Highly-appreciated stock: If your client missed the ideal window, it’s still not too late to support charity

Here’s a hypothetical situation to consider. During a routine check-in meeting, your client casually mentions that their employer, a local company, was just acquired. The client and dozens of fellow employee shareholders are now flush with cash. “I’d like to use some of the money to give to charity,” the client tells you. “Let’s talk about establishing a fund at the Community Foundation.”

Immediately, you mentally calculate the capital gains taxes your client could have avoided if they had given some of those shares to a fund at CFHZ years ago when the company was clearly growing fast, making it a natural target for acquisition or IPO, but well before an exit was in the works.

There are still options to help your client fulfill their charitable intentions by establishing a Donor Advised, Designated Nonprofit, Unrestricted or other type of fund at CFHZ. Your client’s gifts to the fund qualify for a charitable tax deduction in the current tax year, helping to offset the income from the sale of the shares.

While hypothetical, this situation occurs and is a good reason to regularly remind your clients about their options for making gifts to charity and the tax benefits of each. Giving cash to a public charity, which is what your client in this situation will be doing, is always a viable option. The general rule is that your client can deduct cash gifts to up to 60% of their adjusted gross income (AGI) in any given year. While this may not completely offset large gains from the sale of the stock, it will help to reduce the client’s taxable income.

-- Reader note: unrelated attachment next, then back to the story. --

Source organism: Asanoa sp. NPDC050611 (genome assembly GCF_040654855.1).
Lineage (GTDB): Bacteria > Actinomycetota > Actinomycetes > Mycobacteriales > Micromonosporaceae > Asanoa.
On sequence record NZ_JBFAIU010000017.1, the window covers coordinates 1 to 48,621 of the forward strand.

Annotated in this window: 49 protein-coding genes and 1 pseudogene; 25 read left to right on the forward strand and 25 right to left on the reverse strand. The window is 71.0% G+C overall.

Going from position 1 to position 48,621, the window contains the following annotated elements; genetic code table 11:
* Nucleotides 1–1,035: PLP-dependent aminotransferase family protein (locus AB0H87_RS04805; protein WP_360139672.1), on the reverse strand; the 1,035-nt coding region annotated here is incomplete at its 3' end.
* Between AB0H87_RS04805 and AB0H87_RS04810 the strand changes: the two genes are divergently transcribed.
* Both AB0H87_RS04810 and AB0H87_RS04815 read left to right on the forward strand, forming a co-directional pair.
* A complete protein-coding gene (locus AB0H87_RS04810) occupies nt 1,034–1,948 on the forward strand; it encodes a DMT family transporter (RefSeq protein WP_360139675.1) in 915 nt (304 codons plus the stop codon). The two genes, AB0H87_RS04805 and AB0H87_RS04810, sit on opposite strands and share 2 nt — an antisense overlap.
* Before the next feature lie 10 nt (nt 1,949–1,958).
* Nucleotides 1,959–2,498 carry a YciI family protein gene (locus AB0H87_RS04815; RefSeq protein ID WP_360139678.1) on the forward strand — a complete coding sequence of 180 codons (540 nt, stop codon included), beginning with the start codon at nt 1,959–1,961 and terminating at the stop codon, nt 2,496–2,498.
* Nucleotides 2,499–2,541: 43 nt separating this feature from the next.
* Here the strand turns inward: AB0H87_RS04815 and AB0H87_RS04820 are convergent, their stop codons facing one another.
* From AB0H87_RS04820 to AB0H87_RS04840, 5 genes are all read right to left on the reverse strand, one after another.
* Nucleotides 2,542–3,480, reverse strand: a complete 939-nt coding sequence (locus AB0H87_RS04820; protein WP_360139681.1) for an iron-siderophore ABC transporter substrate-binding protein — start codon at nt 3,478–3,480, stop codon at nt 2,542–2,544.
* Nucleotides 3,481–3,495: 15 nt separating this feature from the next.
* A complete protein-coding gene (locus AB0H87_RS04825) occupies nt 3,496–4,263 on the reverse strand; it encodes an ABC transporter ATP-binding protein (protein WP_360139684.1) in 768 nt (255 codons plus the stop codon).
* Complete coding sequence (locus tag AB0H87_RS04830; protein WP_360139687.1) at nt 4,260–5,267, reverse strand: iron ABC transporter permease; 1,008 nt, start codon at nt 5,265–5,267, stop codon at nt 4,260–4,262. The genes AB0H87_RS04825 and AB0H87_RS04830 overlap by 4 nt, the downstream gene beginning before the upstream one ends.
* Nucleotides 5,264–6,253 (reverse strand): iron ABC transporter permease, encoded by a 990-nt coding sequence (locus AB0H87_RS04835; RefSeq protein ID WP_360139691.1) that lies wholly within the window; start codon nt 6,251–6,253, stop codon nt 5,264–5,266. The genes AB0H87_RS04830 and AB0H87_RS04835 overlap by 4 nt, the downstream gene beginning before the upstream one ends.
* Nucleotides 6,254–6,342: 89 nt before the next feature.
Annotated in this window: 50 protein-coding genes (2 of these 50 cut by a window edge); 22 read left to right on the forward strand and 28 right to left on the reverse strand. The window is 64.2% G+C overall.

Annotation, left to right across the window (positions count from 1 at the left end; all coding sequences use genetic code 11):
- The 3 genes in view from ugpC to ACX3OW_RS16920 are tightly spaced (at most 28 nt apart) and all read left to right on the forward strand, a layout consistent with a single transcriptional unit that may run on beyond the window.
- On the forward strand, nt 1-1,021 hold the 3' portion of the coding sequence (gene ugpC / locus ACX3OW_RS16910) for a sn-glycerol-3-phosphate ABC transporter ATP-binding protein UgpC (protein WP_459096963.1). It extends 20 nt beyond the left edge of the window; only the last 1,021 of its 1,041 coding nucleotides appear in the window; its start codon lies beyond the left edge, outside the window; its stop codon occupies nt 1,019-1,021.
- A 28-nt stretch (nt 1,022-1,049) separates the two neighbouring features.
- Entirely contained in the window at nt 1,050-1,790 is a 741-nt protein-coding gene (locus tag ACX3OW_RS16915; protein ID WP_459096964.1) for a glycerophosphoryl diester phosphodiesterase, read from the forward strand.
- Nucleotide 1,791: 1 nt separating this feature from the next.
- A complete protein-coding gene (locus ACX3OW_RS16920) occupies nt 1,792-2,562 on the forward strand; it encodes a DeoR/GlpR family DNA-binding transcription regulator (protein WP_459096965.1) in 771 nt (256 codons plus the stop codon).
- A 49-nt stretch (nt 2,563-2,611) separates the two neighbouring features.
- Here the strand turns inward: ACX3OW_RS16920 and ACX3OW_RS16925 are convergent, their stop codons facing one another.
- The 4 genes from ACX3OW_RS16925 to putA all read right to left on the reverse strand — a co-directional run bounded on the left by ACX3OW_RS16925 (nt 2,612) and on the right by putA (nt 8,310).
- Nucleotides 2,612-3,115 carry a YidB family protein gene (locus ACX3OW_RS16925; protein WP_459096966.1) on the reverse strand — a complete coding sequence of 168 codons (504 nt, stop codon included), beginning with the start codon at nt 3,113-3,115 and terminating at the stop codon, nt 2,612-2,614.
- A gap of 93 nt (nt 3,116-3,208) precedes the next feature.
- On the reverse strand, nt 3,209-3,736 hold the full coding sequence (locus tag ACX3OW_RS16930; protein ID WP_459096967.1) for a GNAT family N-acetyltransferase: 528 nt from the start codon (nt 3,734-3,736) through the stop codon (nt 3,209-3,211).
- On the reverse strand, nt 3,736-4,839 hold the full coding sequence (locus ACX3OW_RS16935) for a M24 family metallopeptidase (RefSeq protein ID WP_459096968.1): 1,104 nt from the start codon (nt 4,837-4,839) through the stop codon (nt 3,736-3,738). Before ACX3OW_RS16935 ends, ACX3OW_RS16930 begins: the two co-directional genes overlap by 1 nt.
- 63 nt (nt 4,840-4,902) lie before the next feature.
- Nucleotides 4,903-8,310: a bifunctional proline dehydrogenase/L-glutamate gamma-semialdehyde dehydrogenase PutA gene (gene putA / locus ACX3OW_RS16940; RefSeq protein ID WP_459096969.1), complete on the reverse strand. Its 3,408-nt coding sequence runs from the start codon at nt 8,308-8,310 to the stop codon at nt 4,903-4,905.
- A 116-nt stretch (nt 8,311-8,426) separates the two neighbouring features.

Giving appreciated stock, which is what you may wish your client had done, is a very tax-effective method of supporting public charities. Clients who donate stock outright may avoid all capital gains tax that would be levied on a sale of the stock if it were sold prior to making the donation. Even with the 30% of AGI limitation imposed on gifts of highly-appreciated, long-term capital gains property to a public charity, your client likely will still come out ahead because their AGI is presumably a lot lower than it will be in the year of a future stock sale.

We always encourage donors to first seek the advice of their legal, financial, or tax advisors when considering a gift of non-cash assets. While our team does not offer tax advice, we stay knowledgeable on charitable giving strategies. Please contact Colleen Hill, Vice President of Development & Donor Services, at chill@cfhz.org or by calling 616–994–8853 if we can help you serve your clients.